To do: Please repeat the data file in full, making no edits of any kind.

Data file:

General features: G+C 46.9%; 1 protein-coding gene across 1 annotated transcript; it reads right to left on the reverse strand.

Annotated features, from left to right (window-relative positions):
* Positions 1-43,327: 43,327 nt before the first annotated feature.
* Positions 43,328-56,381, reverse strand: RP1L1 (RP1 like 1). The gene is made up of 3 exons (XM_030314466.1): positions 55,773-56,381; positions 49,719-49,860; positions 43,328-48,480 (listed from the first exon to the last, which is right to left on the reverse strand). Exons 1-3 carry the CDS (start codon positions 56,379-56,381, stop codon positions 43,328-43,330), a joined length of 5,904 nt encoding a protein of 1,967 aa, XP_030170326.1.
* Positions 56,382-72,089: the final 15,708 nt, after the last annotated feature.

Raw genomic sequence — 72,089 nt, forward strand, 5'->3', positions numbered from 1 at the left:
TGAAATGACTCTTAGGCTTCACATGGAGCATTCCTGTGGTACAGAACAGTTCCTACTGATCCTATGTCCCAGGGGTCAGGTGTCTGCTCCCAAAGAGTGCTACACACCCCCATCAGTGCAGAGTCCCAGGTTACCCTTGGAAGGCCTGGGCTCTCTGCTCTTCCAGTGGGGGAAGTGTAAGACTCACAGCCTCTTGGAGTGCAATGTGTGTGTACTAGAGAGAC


General features: G+C 46.9%; 1 protein-coding gene across 1 annotated transcript; it reads right to left on the reverse strand.

Annotated features, from left to right (window-relative positions):
* Positions 1-43,327: 43,327 nt before the first annotated feature.
* Positions 43,328-56,381, reverse strand: RP1L1 (RP1 like 1). The gene is made up of 3 exons (XM_030314466.1): positions 55,773-56,381; positions 49,719-49,860; positions 43,328-48,480 (listed from the first exon to the last, which is right to left on the reverse strand). Exons 1-3 carry the CDS (start codon positions 56,379-56,381, stop codon positions 43,328-43,330), a joined length of 5,904 nt encoding a protein of 1,967 aa, XP_030170326.1.
* Positions 56,382-72,089: the final 15,708 nt, after the last annotated feature.

Raw genomic sequence — 72,089 nt, forward strand, 5'->3', positions numbered from 1 at the left:
TGAAATGACTCTTAGGCTTCACATGGAGCATTCCTGTGGTACAGAACAGTTCCTACTGATCCTATGTCCCAGGGGTCAGGTGTCTGCTCCCAAAGAGTGCTACACACCCCCATCAGTGCAGAGTCCCAGGTTACCCTTGGAAGGCCTGGGCTCTCTGCTCTTCCAGTGGGGGAAGTGTAAGACTCACAGCCTCTTGGAGTGCAATGTGTGTGTACTAGAGAGAC